Instead of making an arbitrary resolution like losing weight your top priority, instead try to set more realistic goals that are simpler to stick to and see through. Having a goal of eating healthier or going on a daily walk is much more sustainable, attainable and healthy. 

These are goals that can be tracked and seen by the person doing it, increasing the likelihood that they will continue because they know that they are doing something to help themselves in a way where they don’t have to completely change their lifestyles.  

Then, there are the students who set the goal of getting good grades, but an unclear idea of what good grades look like can take someone on a crazy ride. Good grades could mean various things from obtaining mere passing grades or it could mean that you want to get strictly A’s. 

If you set a goal such as “I am going to aim for grades that are in the A-B range this quarter” this is much easier to track and know if you are succeeding. It can also help people learn how to forgive themselves if they mess up. While not an easy thing to learn, if you begin practicing small goals, such as grades, it will make it easier when you have to forgive yourself for a bigger issue. 

The fourth reason from Washington’s article is that the resolutions are “always set in the negative.” When making a resolution it is usually set in a direction to help better ourselves but at the same time we are also looking at who we have been in a negative light, and if we don’t achieve our goal then we are still the same person as before. If you set your goals in a more positive way then that self hatred and negative thinking will be less likely to appear.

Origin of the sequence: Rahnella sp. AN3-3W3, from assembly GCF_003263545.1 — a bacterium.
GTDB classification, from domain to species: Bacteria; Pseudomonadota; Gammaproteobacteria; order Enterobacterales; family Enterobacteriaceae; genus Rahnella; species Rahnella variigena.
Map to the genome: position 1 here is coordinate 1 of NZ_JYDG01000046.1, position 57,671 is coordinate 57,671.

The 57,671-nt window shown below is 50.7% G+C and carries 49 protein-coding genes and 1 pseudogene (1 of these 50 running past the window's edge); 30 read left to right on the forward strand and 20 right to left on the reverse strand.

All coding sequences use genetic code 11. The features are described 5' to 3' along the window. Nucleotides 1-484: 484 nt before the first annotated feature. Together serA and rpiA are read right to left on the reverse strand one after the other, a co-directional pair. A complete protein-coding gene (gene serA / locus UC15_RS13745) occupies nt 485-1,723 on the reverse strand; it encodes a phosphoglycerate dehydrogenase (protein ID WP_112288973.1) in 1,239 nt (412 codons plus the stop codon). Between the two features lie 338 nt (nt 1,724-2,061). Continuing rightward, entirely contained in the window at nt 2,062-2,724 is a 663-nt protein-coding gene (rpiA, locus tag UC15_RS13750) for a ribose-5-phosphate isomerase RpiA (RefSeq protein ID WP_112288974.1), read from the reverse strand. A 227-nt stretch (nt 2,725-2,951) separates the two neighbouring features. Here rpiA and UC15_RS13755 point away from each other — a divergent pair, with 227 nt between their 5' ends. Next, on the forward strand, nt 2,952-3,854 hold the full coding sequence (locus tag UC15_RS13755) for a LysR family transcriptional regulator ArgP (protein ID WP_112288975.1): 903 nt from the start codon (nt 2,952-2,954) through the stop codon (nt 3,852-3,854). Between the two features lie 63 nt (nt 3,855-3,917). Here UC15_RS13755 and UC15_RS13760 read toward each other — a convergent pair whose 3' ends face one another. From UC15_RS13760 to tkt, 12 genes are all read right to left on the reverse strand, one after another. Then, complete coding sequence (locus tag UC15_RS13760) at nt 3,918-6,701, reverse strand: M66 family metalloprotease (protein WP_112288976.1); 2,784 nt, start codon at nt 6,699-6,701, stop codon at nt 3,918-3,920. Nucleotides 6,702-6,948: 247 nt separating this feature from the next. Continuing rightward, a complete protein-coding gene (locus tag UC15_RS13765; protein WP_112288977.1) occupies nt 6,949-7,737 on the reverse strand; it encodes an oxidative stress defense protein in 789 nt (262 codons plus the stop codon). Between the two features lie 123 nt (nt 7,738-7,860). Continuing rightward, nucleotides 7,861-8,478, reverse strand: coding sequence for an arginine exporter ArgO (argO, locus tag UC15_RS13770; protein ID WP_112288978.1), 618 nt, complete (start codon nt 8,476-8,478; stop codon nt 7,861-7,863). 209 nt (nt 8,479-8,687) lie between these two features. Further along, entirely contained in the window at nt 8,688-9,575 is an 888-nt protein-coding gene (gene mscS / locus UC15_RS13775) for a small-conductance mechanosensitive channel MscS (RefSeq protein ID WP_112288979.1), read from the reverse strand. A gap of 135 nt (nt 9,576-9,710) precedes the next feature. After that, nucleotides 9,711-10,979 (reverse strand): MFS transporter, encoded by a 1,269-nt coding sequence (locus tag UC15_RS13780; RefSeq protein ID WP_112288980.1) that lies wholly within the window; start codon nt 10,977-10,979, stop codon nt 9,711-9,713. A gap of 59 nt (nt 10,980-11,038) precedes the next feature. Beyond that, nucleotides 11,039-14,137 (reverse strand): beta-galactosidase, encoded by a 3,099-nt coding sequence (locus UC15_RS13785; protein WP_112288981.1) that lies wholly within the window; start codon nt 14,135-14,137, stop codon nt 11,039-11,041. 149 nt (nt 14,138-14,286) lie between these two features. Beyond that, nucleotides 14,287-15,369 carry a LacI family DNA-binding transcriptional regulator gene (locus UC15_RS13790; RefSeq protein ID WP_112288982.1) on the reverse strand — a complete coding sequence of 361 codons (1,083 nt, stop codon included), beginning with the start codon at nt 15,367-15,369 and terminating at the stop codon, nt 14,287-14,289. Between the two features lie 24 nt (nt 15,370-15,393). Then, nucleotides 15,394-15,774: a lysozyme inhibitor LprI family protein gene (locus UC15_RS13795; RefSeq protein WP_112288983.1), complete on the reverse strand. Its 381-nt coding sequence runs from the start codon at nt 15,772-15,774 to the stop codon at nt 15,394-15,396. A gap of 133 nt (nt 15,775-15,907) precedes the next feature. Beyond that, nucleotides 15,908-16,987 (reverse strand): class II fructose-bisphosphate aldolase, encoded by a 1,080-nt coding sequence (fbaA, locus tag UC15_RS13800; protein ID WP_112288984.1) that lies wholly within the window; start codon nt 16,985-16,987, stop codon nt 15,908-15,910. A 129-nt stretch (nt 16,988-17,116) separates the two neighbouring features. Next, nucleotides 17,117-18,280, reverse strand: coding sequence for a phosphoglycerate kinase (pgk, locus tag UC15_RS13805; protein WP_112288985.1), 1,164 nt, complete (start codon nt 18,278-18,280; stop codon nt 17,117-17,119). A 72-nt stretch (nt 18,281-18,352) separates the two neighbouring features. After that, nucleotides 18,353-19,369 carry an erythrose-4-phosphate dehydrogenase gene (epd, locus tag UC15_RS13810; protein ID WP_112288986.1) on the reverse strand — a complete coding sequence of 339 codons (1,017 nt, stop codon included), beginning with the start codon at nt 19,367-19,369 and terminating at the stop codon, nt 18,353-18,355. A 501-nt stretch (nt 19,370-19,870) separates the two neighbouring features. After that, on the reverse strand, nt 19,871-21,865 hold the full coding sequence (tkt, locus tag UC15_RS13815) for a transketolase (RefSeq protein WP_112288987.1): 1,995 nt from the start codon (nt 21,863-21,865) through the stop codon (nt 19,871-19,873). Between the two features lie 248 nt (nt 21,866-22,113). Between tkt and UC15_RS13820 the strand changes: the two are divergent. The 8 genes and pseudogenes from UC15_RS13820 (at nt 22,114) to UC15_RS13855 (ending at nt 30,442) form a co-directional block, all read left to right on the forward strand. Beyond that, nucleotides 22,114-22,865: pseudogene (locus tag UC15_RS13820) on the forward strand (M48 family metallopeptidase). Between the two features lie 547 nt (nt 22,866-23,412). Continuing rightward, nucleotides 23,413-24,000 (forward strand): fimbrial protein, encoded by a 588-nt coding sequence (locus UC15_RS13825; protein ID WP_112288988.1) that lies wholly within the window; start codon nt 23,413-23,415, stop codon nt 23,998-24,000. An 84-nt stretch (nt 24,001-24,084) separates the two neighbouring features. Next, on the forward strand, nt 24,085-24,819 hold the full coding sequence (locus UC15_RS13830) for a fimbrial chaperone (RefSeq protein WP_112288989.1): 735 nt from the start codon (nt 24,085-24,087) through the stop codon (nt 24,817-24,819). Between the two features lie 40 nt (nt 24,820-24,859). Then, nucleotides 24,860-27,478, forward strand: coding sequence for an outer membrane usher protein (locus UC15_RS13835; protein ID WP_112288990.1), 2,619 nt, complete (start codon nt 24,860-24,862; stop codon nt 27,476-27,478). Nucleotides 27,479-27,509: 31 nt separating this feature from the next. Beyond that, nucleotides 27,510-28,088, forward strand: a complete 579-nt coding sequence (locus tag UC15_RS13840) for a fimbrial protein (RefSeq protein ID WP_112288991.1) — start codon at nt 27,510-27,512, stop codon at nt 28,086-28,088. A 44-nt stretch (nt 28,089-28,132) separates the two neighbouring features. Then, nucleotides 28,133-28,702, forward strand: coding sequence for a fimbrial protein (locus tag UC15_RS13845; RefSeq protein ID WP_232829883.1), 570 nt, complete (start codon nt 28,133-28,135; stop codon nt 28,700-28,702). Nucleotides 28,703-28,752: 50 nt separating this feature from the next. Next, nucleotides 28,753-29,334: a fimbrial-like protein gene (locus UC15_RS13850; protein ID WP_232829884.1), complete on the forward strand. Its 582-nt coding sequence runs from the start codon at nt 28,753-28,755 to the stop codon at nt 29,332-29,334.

One thing to remember when making a New Year’s resolution for this year is to be easier on yourself after dealing with COVID-19 and the uncertainty it holds. In order to be the best person you want to be in 2021 set goals for yourself that are achievable for you, and if you go through a rough patch at times try to remember to not be so hard on yourself. These resolutions are not meant to be something to add stress into your life. If that’s what it is doing, then you need to reevaluate what your resolution is and make it more realistic for yourself. 

The fifth and final reason from Washington’s article is that resolutions “give us a reason to beat ourselves up.” This has to do with the fact that the goals we set for ourselves are commonly so vague that it is hard to get where we really want to go, and if we fail then it gives us a reason to beat ourselves up and say that we are not good enough. This one piggybacks off of the third reason, if you set a goal that is obvious and straightforward, then it gives you no reason to beat yourself up because you already have a suitable approach to success.  

Making and setting goals that you know you can personally achieve even during times like COVID-19 can be very beneficial for everyday life. Setting goals that you know are achievable will help aid you to use your time wisely and, in the long run, better your life.